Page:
Ghermandi A.,Ben - Gurion University of the Negev |
Ghermandi A.,Haifa University |
Messalem R.,Ben - Gurion University of the Negev |
Offenbach R.,Central and Northern Arava Research and Development |
Cohen S.,Central and Northern Arava Research and Development
Renewable Agriculture and Food Systems | Year: 2014
An agricultural facility aimed at sustainable production of crops in arid environments was built and tested in Hatzeva, Israel. The facility relies on solar-powered desalination with nanofiltration membranes to treat the local brackish water (EC=2.32 dS m-1) and produce high-quality irrigation water (EC=0.71 dS m-1). Red beet, a salt-tolerant crop, was grown with the concentrate stream (EC=4.73 dS m-1), eliminating the need for concentrate disposal and with potential net economic benefits. Agricultural experiments with variable irrigation water quality, application rate, and four staple crops (potato, maize, millet and sorghum) were conducted over two growing seasons between September 2010 and June 2011. The desalination plant operated at low pressure (4.3 bar) and energy consumption (1.37 kWh m-3) and with little maintenance over the entire study period. The results of the agricultural experiments consistently showed that irrigation with desalinated water promoted more efficient use of resources such as water and inorganic fertilizers. A reduction of 25% in the irrigation rate and use of fertilizers compared with best-practice guidelines was achieved with desalinated water, with no detectable detrimental effect on the marketable yield. On the contrary, a statistically significant yield increase was observed for sorghum (+10%). An increase in water productivity with desalinated water was observed for all four staple crops. Copyright © Cambridge University Press 2013.
Pivonia S.,Central and Northern Arava Research and Development |
de Cock A.W.A.M.,Fungal Biodiversity Center |
Levita R.,Central and Northern Arava Research and Development |
Etiel E.,Extension Service |
Cohen R.,Newe Ya'ar Research Center
Phytoparasitica | Year: 2012
Pepper is the main vegetable crop grown in the Arava region of southern Israel. It is grown in the winter in nethouses and greenhouses. Low temperature wilt of mature pepper plants has been known for years in this region. The incidence of plant wilting was usually low when the soil was pretreated with methyl bromide. In recent years methyl bromide usage has been banned and disease incidence has increased. The causal agent of this phenomenon was unknown until the current study. Pythium sp. was the most common microorganism genus isolated from wilted plant roots. Young pepper plants were artificially inoculated with Pythium isolated from wilted plants and maintained at temperatures of 20°, 14°, 10. 5° and 8. 6°C. Significant wilting was observed in plants grown at 8. 6°C, with symptoms starting 2 weeks after inoculation. At 10. 5°C wilting developed more slowly and inoculated plants maintained at 14° and 20°C did not exhibit any wilting symptoms. The unique variation in sporangium morphology and the sequence of the ribosomal internal transcribed spacer (ITS) suggest that a new species of Pythium is involved. The fungicide metalaxyl-M was found effective in controlling the disease in pot experiments. The relationship between low temperatures and high disease incidence can explain the high disease incidence in the Arava Valley of Israel during the cold winters of 1999-2000, 2004-2005 and 2006-2007. © 2012 Springer Science + Business Media B.V.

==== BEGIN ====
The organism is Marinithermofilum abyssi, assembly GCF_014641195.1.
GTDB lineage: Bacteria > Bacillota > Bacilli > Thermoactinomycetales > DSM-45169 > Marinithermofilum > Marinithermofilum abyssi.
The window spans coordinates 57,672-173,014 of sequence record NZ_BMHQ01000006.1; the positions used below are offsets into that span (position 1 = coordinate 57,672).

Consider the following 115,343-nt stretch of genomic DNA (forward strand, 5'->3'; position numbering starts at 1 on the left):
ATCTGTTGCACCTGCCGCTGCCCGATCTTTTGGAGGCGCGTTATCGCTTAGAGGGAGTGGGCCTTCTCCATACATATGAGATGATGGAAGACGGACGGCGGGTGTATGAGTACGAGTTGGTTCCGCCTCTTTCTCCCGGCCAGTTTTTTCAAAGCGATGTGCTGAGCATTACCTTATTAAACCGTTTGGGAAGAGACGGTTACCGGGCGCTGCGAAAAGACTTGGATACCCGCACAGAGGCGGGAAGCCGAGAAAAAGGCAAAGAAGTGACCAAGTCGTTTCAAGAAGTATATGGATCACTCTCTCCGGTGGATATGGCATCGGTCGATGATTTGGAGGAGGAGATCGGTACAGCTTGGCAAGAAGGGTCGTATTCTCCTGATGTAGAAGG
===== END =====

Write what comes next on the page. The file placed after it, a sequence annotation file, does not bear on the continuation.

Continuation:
Levi-Zada A.,Israel Agricultural Research Organization |
David M.,Israel Agricultural Research Organization |
Fefer D.,Israel Agricultural Research Organization |
Seplyarsky V.,Ministry of Agriculture |
And 6 more authors.
Journal of Chemical Ecology | Year: 2014
The greater date moth (GDM), Aphomia sabella Hampson (Lepidoptera: Pyralidae: Galleriinae), is a serious pest of date palms, Phoenix dactylifera. The release of volatiles from both males and females was investigated using sequential SPME/GC/MS analysis. Males release a complex mixture of compounds in a circadian rhythm during the night between 03:00 and 05:00 hr. Six compounds were identified: benzaldehyde, sulcatol (6-methyl-5-hepten-2-ol), geranyl acetone [(E)-6,10-dimethyl-5,9-undecadien-2-one], phenylacetaldehyde, 2-phenylpropenal, and (R)-fuscumol [(R)-(E)-6, 10-dimethyl-5, 9-undecadien-2-ol]. Benzaldehyde, sulcatol, and geranyl acetone were found only in trace amounts. These compounds were in glands located in the forewing of males only. Small amounts of acetoin and 2,3-butanediol were found sporadically in the SPME/GC/MS analyses of volatiles from females, and these compounds probably originate from microorganisms. This is the first finding of a circadian release of male-specific compounds in moths. GC/EAD analyses with synthetic standards of compounds released by males showed that the female antenna is stimulated by all six compounds, while the male antenna responded only to phenylacetaldehyde. A possible pheromonal role for the male-specific compounds is suggested by the circadian rhythm of their release and the EAD response of females to them. However, trapping tests with the main male-specific compounds in screen cages in the laboratory or in the field did not reveal any significant behavioral responses from females or males. Copulation in the laboratory was observed only in the presence of date palm tissue, thus suggesting that sexual communication and mating of GDM moths probably occurs in the crown of date palms. © 2014 Springer Science+Business Media New York.